Israeli official denies calling GOP 'dangerous' as DNC says quote was 'misrepresented'

Israel’s ambassador to the U.S. fired back at Democratic National Committee Chairwoman Debbie Wasserman Schultz on Tuesday after she reportedly claimed the diplomat called Republicans’ policies "dangerous" to Israel -- comments the DNC chief says were "misrepresented."

"I categorically deny that I ever characterized Republican policies as harmful to Israel,” Ambassador Michael Oren said in a written statement. “Bipartisan support is a paramount national interest for Israel, and we have great friends on both sides of the aisle."

Oren was responding to a report in the Washington Examiner that quoted Wasserman Schultz as saying Oren agreed “what the Republicans are doing is dangerous for Israel."

The newspaper reported that Wasserman Schultz made the comment Monday while participating in a training session for Jewish Democrats, organized by the Obama campaign a day before the Democratic convention in Charlotte.

Republicans “can’t get anywhere with our community on domestic issues” and instead “do everything they can to lie and distort and mischaracterize this president’s stellar record on Israel,” the newspaper quoted Wasserman Schultz as saying. “We know, and I’ve heard no less than Ambassador Michael Oren say this, that what the Republicans are doing is dangerous for Israel.”

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But a spokesman for Wasserman Schultz said Tuesday that the newspaper "misrepresented" the Florida congresswomans's words.

"What she said is what she has stated repeatedly before: What jeopardizes Israel's security is the suggestion, for partisan political gain, that the election of either political party would weaken the long-standing relationship of the United States and Israel," DNC communications director Brad Woodhouse said. "The Examiner’s piece should be seen for what it is, a blatant misrepresentation of the facts by a conservative outlet."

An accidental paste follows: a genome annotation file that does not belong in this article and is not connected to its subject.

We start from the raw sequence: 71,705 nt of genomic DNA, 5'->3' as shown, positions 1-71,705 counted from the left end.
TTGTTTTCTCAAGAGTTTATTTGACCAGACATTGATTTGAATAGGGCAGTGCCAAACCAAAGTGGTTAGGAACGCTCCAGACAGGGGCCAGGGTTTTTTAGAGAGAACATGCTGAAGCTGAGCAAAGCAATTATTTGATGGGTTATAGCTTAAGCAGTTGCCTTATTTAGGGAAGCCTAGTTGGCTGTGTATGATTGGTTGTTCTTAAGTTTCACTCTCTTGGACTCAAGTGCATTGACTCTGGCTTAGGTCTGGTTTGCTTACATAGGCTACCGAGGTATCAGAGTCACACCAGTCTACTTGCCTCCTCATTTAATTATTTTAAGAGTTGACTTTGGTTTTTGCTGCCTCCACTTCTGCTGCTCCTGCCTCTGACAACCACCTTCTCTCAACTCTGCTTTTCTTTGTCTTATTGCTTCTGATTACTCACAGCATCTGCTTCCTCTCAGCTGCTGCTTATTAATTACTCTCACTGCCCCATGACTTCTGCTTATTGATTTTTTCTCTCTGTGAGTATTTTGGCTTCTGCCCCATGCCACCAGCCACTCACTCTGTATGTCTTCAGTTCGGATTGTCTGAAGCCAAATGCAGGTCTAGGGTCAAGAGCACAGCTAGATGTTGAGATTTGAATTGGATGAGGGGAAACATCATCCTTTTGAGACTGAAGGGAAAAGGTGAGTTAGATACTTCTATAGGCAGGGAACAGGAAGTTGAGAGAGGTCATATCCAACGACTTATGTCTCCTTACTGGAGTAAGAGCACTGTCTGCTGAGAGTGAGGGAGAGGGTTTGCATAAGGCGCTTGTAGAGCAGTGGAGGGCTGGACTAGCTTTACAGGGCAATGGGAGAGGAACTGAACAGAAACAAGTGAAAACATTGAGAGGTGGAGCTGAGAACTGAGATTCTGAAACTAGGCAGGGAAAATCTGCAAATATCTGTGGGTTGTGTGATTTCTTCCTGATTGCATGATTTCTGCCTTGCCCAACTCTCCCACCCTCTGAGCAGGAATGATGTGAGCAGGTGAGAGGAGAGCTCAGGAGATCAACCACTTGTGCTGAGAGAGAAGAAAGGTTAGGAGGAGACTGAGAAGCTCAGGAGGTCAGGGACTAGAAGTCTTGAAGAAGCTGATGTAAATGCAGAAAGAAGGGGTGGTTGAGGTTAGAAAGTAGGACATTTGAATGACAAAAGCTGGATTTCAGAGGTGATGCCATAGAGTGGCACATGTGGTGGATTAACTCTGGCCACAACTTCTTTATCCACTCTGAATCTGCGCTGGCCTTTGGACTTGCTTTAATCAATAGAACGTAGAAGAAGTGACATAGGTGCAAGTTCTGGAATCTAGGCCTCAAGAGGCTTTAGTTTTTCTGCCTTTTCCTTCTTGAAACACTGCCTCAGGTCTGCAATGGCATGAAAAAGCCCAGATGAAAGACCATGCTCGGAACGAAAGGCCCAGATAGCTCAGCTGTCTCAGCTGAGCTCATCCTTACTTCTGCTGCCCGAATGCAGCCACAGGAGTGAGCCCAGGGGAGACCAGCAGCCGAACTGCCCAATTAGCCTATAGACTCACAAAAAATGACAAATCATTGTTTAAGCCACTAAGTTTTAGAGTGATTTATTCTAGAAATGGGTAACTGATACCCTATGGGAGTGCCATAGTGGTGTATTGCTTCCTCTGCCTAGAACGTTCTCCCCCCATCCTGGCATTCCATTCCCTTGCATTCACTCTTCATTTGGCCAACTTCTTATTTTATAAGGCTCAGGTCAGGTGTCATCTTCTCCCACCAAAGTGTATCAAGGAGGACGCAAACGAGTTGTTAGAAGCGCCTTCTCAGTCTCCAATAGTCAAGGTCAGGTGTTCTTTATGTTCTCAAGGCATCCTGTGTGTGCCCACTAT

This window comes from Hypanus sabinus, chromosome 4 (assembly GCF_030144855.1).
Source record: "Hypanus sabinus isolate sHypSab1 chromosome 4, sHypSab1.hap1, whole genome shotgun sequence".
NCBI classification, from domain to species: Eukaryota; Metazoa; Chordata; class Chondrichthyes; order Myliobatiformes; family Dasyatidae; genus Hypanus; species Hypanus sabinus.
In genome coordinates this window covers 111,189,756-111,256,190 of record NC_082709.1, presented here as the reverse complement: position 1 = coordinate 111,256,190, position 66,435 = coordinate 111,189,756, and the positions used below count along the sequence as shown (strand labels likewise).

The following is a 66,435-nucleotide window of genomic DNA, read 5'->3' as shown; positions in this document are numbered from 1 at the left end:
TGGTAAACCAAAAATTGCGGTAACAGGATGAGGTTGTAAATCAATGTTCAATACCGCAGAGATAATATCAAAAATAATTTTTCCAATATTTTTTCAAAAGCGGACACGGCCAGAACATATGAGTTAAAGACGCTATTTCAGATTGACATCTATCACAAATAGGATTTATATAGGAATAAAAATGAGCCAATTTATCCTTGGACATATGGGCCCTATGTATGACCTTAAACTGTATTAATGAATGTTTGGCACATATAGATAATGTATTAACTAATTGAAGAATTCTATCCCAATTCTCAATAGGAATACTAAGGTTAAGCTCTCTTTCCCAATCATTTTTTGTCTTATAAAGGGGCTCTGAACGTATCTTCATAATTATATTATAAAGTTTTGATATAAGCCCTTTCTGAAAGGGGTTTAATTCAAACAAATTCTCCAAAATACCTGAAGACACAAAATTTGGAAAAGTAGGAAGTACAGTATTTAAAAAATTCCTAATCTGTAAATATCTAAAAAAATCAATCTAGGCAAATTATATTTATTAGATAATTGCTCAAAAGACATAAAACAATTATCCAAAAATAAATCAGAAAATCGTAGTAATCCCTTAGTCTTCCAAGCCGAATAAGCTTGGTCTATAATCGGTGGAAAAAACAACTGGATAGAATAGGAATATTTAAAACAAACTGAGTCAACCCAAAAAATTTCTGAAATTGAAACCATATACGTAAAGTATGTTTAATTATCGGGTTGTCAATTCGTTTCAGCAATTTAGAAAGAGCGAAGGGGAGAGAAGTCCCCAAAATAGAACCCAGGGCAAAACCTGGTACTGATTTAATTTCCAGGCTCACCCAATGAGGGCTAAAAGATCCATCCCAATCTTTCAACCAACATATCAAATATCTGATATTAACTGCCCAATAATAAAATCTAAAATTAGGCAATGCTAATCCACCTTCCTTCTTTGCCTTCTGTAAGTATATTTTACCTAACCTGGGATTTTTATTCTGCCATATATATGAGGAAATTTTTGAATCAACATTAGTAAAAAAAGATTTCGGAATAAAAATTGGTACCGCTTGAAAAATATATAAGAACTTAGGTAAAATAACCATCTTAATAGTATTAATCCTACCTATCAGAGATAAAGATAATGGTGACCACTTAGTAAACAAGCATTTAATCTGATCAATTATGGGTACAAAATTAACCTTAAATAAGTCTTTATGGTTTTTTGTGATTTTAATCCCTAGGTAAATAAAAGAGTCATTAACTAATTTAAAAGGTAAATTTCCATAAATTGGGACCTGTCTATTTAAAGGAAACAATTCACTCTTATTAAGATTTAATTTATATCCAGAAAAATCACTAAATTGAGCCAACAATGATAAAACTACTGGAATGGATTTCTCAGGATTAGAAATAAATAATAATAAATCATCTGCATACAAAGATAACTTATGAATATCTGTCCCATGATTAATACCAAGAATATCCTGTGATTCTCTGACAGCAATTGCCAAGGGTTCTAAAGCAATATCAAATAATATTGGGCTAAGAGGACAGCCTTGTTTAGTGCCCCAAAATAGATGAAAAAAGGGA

The back-and-forth Tuesday coincided with a greater point of contention between conservative Israel backers and the Obama administration at this year’s convention. The language in the 2012 Democratic party platform is noticeably different from the language in 2008 – particularly, with regard to Iran and Jerusalem as the capital of Israel.

The 2008 platform stated that “Jerusalem is and will remain the capital of Israel” and that “The world must prevent Iran from acquiring nuclear weapons.”

This year, by contrast, the platform adopted Tuesday by Democrats makes no mention of Jerusalem as the capital of Israel. With respect to Iran, the platform reads, “President Obama believes that a diplomatic outcome remains the best and most enduring solution.

“At the same time, he has also made clear that the window for diplomacy will not remain open indefinitely and that all options - including military force - remain on the table,” it says.

The 2012 platform says Obama maintains an “unshakable commitment” to Israel’s security, and has worked to increase security assistance “despite budgetary constraints.”

When questioned on the matter, the DNC released a statement, saying, “We focused the platform on President Obama's undeniable and unshakable commitment to Israel's security, and we described the president's unprecedented record in this regard.

“The platform makes it clear that the president seeks peace between Israel and the Palestinians, and that he firmly believes that any Palestinian partner must recognize Israel's right to exist, reject violence, and adhere to existing agreements. The official position of this administration on Jerusalem is no different than the position of numerous previous administrations of both parties - that it is a final status issue to be negotiated directly by the two parties,” the statement read. “This is just another attempt by the Romney campaign to turn our support for Israel - which has always been bipartisan - into a partisan wedge issue by playing politics. This is both cynical and counter-productive to Israel's security."